Editor's note: Don't miss your chance to make outsized gains in 2023. If you're going to get ahead of 99% of investors, you need to stand out from the crowd. In this essay, which we published earlier this year, Brett Eversole explains why contrarian investing is harder than you might think... And he shares the right way to use it to your advantage.
"It's not supposed to be easy. Anyone who finds it easy is stupid."
Charlie Munger told that to Howard Marks over lunch in 2011...
Munger, as you probably know, has been Warren Buffett's right-hand man for decades as vice chairman of Berkshire Hathaway. And Marks is no slouch himself... He's one of the founders of Oaktree Capital Management, an investment company with well over $100 billion in assets.
Both men have built up many lifetimes of investment knowledge. Yet Marks felt the lunch was a great learning experience.
Munger's words might have seemed harsh. But they cut right to the heart of investing.
Today, I'll share what he means... and how it gives you – the individual investor – a leg up in the markets.
Once you think about it, you can see how important Munger's observation is...
Millions of people want to make money in the markets. With all that competition, earning outsized returns can't possibly be easy. If you think it is easy, as a lot of people do, then you really don't understand investing.
Marks felt this was so important, he used Munger's point to write the first chapter of his book The Most Important Thing.He titled the chapter "Second-Level Thinking." Here's how he described the idea...
Remember your goal in investing isn't to earn average returns; you want to do better than average. Thus your thinking has to be better than that of others – both more powerful and at a higher level...
For your performance to diverge from the norm, your expectations – and thus your portfolio – have to diverge from the norm, and you have to be more right than the consensus.
Different and better: that's a pretty good description of second-level thinking.
Here's Marks again, explaining first- and second-level thinking in practice...
First-level thinking says, "The outlook calls for low growth and rising inflation. Let's dump our stocks."
Second-level thinking says, "The outlook stinks, but everyone else is selling in panic. Buy!"
This is the framework of contrarian investing... something that we focus on here in DailyWealth.
The truth is that you have the potential to make the biggest gains when you buy what other investors hate... assets they've left for dead. That's when you get the best opportunities to buy, with the biggest potential to outperform.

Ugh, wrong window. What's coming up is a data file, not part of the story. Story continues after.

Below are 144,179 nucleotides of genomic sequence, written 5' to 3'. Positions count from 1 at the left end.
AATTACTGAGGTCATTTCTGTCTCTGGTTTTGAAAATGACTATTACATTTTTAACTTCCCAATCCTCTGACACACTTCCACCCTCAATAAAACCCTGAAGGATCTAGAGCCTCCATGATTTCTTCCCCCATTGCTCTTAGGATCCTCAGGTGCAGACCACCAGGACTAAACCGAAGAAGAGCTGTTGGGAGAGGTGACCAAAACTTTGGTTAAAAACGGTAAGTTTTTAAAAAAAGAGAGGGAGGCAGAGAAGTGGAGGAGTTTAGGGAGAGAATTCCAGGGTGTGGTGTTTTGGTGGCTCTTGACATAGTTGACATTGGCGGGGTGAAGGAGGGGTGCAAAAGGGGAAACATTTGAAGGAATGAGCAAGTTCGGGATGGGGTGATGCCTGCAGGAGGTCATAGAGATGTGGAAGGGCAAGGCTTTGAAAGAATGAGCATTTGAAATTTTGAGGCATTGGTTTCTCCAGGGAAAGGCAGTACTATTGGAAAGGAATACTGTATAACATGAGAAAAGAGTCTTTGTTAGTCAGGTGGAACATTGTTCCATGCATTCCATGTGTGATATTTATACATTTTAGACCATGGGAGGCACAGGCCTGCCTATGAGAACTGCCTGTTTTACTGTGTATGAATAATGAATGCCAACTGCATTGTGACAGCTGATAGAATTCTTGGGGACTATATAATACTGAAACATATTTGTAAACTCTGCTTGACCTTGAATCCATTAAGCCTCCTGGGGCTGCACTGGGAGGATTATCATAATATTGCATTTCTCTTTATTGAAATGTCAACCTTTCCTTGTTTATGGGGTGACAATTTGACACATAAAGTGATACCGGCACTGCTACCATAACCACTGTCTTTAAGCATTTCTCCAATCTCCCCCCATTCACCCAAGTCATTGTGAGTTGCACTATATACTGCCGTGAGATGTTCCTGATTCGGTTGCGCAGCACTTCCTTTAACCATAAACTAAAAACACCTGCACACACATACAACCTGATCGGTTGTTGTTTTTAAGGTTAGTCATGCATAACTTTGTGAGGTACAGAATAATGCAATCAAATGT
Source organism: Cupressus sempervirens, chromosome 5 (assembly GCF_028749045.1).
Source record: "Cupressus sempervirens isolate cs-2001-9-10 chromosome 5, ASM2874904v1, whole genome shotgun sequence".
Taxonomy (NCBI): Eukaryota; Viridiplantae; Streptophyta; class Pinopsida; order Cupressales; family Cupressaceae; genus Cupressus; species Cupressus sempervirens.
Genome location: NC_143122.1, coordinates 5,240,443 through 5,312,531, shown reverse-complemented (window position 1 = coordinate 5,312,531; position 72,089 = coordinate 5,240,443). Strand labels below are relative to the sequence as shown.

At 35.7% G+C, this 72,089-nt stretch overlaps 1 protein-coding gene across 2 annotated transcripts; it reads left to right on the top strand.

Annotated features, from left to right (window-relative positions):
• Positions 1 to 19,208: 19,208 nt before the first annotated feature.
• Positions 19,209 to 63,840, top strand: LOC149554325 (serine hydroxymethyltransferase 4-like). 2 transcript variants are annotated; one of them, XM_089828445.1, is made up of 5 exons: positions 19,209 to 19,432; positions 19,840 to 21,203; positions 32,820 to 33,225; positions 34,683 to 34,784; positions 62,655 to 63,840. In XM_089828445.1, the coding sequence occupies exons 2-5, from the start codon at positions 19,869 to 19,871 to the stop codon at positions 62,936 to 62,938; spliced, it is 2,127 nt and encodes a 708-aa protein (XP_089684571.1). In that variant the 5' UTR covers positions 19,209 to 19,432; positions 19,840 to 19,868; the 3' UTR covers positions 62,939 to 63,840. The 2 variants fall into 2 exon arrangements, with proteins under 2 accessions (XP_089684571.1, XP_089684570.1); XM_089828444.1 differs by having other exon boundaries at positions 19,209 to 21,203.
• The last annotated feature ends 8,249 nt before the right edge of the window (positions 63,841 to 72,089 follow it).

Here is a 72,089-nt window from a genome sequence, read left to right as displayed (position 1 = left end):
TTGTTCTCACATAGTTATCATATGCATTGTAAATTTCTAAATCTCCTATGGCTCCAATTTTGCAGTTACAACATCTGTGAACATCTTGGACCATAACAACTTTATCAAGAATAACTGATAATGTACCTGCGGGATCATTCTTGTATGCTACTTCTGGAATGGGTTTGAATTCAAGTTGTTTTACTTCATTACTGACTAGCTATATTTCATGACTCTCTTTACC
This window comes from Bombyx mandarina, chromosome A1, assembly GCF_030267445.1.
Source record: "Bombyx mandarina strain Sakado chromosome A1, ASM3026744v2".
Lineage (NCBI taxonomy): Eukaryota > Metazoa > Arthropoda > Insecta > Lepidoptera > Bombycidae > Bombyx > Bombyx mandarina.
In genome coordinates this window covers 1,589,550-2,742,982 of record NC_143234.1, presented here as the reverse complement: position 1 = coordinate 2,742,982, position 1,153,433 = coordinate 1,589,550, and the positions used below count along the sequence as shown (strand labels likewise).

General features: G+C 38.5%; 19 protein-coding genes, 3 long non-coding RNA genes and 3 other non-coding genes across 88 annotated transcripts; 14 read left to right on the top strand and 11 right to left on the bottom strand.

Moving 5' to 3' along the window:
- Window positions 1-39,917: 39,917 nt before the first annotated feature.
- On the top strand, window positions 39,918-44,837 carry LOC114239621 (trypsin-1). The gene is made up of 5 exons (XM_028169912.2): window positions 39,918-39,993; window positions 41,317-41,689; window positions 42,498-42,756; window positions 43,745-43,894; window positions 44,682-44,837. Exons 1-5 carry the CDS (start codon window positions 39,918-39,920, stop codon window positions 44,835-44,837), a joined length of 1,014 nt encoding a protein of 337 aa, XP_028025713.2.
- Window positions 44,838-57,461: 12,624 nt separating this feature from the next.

But, as Marks said, your idea has to be different – and better. Making contrarian bets just for the sake of it is a terrible idea. The most important part is being right that the market is wrong.
Again, "second-level thinking" isn't easy. The hidden advantage, though, is that this is one way you can set yourself apart from the pack as an individual investor...
You've got no one to answer to but yourself. And that means you have the freedom to make contrarian bets – the hard bets – without worry of scrutiny.
That's not the case for guys like Marks or Munger. They have investors they must answer to... Plus, everyone in the world is watching what they'll do next. Even that alone makes it harder for the big-league investors to make (and hold onto) truly contrarian positions.
Most folks will tell you individual investors are fighting an uphill battle. After all, when you're competing with guys like these – who have billions of dollars to throw around – finding an edge can seem impossible.
This is one area where you have the advantage. Being a contrarian isn't easy... But it's one path to outsized returns.
"If you immediately take the opposite side every time a stock gets overvalued or a sector looks oversold, you're going to go bust very quickly," Dr. David Eifrig says. You need to go further to succeed at contrarian investing... Learn more here: These Three Steps Will Give You the Courage to Be Contrarian.
"If a stock has legions of fans and a can't-miss opportunity to take over the world... we don't want it," Doc writes. Buying overhyped stocks can lead to major losses. But that's not the only mistake investors are making these days... Read more here: Three 'False Financial Idols' to Avoid Today.